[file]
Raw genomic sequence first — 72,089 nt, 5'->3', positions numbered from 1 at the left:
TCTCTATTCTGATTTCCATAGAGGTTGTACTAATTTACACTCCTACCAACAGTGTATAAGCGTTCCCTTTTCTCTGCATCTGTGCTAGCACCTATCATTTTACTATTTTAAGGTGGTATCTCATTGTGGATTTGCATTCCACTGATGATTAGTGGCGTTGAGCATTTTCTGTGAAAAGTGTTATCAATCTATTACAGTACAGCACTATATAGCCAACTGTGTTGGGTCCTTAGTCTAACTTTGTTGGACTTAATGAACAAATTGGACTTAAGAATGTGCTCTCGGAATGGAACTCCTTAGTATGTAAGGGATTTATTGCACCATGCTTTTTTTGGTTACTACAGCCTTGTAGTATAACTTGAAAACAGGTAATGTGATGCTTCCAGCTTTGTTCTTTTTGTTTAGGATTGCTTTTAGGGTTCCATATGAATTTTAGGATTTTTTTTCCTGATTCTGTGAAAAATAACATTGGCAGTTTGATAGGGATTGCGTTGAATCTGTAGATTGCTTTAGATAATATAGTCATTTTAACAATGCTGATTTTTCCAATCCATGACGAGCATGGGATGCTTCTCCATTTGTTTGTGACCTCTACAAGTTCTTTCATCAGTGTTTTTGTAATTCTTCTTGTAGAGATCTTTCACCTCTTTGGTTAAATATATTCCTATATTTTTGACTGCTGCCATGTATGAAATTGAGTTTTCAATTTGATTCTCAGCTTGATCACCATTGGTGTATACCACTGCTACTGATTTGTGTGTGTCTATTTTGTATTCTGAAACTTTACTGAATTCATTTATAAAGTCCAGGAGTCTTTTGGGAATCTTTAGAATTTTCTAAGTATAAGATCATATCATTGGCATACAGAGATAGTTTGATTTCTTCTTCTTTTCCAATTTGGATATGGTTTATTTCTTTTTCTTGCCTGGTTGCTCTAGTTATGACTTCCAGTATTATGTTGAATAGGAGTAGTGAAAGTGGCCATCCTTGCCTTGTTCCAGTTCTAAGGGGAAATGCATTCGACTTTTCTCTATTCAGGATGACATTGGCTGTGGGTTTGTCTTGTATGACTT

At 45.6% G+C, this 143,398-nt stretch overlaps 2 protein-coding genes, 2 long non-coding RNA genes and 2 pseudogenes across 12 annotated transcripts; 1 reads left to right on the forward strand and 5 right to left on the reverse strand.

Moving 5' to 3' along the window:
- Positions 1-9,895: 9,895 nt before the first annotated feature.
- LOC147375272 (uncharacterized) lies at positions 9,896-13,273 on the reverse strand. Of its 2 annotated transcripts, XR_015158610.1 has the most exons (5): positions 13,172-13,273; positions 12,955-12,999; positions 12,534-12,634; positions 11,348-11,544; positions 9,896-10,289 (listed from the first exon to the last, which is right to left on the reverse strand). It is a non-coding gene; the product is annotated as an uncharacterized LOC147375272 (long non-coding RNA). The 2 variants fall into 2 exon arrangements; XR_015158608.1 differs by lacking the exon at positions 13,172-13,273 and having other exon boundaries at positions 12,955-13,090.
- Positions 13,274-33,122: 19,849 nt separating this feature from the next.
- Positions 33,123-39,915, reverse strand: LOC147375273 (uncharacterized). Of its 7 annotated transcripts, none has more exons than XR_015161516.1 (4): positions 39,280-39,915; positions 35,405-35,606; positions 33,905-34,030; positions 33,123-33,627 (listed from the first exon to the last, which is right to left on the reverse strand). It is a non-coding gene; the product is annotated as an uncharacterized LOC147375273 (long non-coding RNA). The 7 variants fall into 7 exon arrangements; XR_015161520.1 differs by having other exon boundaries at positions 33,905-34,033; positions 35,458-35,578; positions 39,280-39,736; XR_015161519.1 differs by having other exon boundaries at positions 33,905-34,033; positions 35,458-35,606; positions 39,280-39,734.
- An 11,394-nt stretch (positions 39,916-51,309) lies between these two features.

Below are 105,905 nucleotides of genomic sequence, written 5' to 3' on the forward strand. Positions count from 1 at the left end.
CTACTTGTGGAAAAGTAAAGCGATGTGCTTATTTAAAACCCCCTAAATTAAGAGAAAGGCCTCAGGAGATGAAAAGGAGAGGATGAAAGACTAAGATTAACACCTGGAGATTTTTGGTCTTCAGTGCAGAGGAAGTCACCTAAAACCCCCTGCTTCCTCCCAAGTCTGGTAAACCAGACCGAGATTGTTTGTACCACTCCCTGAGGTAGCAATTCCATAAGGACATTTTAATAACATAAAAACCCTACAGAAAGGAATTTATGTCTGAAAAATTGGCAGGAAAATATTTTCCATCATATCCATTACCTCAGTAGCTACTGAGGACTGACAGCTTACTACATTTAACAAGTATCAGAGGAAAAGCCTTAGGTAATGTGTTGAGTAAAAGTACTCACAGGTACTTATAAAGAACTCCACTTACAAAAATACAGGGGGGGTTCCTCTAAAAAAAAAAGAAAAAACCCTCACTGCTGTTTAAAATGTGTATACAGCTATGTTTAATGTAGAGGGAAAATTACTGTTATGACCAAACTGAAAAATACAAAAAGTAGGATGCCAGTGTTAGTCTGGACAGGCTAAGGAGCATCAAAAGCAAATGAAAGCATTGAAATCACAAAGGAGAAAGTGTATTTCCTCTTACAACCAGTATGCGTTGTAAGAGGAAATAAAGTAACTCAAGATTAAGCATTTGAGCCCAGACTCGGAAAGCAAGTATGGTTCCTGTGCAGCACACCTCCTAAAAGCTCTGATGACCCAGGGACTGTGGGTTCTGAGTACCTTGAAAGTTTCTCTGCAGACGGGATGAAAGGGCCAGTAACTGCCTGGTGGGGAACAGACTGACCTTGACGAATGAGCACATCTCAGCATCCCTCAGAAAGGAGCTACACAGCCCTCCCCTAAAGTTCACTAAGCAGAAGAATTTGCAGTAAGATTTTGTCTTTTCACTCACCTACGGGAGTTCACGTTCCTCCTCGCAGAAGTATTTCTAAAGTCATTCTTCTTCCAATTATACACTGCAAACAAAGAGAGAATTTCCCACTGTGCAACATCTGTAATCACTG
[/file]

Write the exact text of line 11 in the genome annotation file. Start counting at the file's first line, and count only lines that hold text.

CTACTTGTGGAAAAGTAAAGCGATGTGCTTATTTAAAACCCCCTAAATTAAGAGAAAGGCCTCAGGAGATGAAAAGGAGAGGATGAAAGACTAAGATTAACACCTGGAGATTTTTGGTCTTCAGTGCAGAGGAAGTCACCTAAAACCCCCTGCTTCCTCCCAAGTCTGGTAAACCAGACCGAGATTGTTTGTACCACTCCCTGAGGTAGCAATTCCATAAGGACATTTTAATAACATAAAAACCCTACAGAAAGGAATTTATGTCTGAAAAATTGGCAGGAAAATATTTTCCATCATATCCATTACCTCAGTAGCTACTGAGGACTGACAGCTTACTACATTTAACAAGTATCAGAGGAAAAGCCTTAGGTAATGTGTTGAGTAAAAGTACTCACAGGTACTTATAAAGAACTCCACTTACAAAAATACAGGGGGGGTTCCTCTAAAAAAAAAAGAAAAAACCCTCACTGCTGTTTAAAATGTGTATACAGCTATGTTTAATGTAGAGGGAAAATTACTGTTATGACCAAACTGAAAAATACAAAAAGTAGGATGCCAGTGTTAGTCTGGACAGGCTAAGGAGCATCAAAAGCAAATGAAAGCATTGAAATCACAAAGGAGAAAGTGTATTTCCTCTTACAACCAGTATGCGTTGTAAGAGGAAATAAAGTAACTCAAGATTAAGCATTTGAGCCCAGACTCGGAAAGCAAGTATGGTTCCTGTGCAGCACACCTCCTAAAAGCTCTGATGACCCAGGGACTGTGGGTTCTGAGTACCTTGAAAGTTTCTCTGCAGACGGGATGAAAGGGCCAGTAACTGCCTGGTGGGGAACAGACTGACCTTGACGAATGAGCACATCTCAGCATCCCTCAGAAAGGAGCTACACAGCCCTCCCCTAAAGTTCACTAAGCAGAAGAATTTGCAGTAAGATTTTGTCTTTTCACTCACCTACGGGAGTTCACGTTCCTCCTCGCAGAAGTATTTCTAAAGTCATTCTTCTTCCAATTATACACTGCAAACAAAGAGAGAATTTCCCACTGTGCAACATCTGTAATCACTG